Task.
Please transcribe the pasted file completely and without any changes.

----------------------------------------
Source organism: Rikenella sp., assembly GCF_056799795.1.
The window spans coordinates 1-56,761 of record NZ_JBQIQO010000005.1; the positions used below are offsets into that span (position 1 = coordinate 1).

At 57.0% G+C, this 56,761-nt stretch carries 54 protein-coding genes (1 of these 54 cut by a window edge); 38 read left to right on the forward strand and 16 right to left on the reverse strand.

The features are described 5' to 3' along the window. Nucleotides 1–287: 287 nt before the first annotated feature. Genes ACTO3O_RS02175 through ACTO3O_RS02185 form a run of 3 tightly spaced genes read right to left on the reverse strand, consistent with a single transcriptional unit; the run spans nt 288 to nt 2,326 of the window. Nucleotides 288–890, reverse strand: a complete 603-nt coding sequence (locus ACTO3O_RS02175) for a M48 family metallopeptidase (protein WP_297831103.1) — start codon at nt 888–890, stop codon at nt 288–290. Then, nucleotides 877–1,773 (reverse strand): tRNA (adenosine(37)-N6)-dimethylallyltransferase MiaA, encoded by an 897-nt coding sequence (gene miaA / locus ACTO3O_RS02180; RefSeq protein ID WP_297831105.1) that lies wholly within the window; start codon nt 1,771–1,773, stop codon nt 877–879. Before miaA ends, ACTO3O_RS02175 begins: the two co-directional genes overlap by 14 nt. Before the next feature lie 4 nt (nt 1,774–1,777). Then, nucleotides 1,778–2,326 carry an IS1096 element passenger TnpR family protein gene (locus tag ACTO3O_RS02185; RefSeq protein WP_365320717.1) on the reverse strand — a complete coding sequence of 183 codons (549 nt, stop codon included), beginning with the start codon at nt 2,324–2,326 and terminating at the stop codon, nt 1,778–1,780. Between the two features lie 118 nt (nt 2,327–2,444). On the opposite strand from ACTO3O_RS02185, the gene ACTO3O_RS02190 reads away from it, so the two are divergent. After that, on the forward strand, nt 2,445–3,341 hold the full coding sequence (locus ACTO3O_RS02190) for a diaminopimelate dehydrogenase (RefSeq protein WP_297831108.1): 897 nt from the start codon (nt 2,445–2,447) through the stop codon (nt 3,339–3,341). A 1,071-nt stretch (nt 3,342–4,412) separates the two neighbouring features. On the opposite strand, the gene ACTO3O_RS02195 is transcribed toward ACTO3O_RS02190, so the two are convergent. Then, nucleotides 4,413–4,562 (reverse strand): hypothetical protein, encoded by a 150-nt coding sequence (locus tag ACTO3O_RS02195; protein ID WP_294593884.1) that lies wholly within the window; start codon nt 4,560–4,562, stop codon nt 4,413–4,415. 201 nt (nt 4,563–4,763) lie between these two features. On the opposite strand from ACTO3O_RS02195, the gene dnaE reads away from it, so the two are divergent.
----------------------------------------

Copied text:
Source organism: Rikenella sp., assembly GCF_056799795.1.
The window spans coordinates 1-56,761 of record NZ_JBQIQO010000005.1; the positions used below are offsets into that span (position 1 = coordinate 1).

At 57.0% G+C, this 56,761-nt stretch carries 54 protein-coding genes (1 of these 54 cut by a window edge); 38 read left to right on the forward strand and 16 right to left on the reverse strand.

The features are described 5' to 3' along the window. Nucleotides 1–287: 287 nt before the first annotated feature. Genes ACTO3O_RS02175 through ACTO3O_RS02185 form a run of 3 tightly spaced genes read right to left on the reverse strand, consistent with a single transcriptional unit; the run spans nt 288 to nt 2,326 of the window. Nucleotides 288–890, reverse strand: a complete 603-nt coding sequence (locus ACTO3O_RS02175) for a M48 family metallopeptidase (protein WP_297831103.1) — start codon at nt 888–890, stop codon at nt 288–290. Then, nucleotides 877–1,773 (reverse strand): tRNA (adenosine(37)-N6)-dimethylallyltransferase MiaA, encoded by an 897-nt coding sequence (gene miaA / locus ACTO3O_RS02180; RefSeq protein ID WP_297831105.1) that lies wholly within the window; start codon nt 1,771–1,773, stop codon nt 877–879. Before miaA ends, ACTO3O_RS02175 begins: the two co-directional genes overlap by 14 nt. Before the next feature lie 4 nt (nt 1,774–1,777). Then, nucleotides 1,778–2,326 carry an IS1096 element passenger TnpR family protein gene (locus tag ACTO3O_RS02185; RefSeq protein WP_365320717.1) on the reverse strand — a complete coding sequence of 183 codons (549 nt, stop codon included), beginning with the start codon at nt 2,324–2,326 and terminating at the stop codon, nt 1,778–1,780. Between the two features lie 118 nt (nt 2,327–2,444). On the opposite strand from ACTO3O_RS02185, the gene ACTO3O_RS02190 reads away from it, so the two are divergent. After that, on the forward strand, nt 2,445–3,341 hold the full coding sequence (locus ACTO3O_RS02190) for a diaminopimelate dehydrogenase (RefSeq protein WP_297831108.1): 897 nt from the start codon (nt 2,445–2,447) through the stop codon (nt 3,339–3,341). A 1,071-nt stretch (nt 3,342–4,412) separates the two neighbouring features. On the opposite strand, the gene ACTO3O_RS02195 is transcribed toward ACTO3O_RS02190, so the two are convergent. Then, nucleotides 4,413–4,562 (reverse strand): hypothetical protein, encoded by a 150-nt coding sequence (locus tag ACTO3O_RS02195; protein ID WP_294593884.1) that lies wholly within the window; start codon nt 4,560–4,562, stop codon nt 4,413–4,415. 201 nt (nt 4,563–4,763) lie between these two features. On the opposite strand from ACTO3O_RS02195, the gene dnaE reads away from it, so the two are divergent.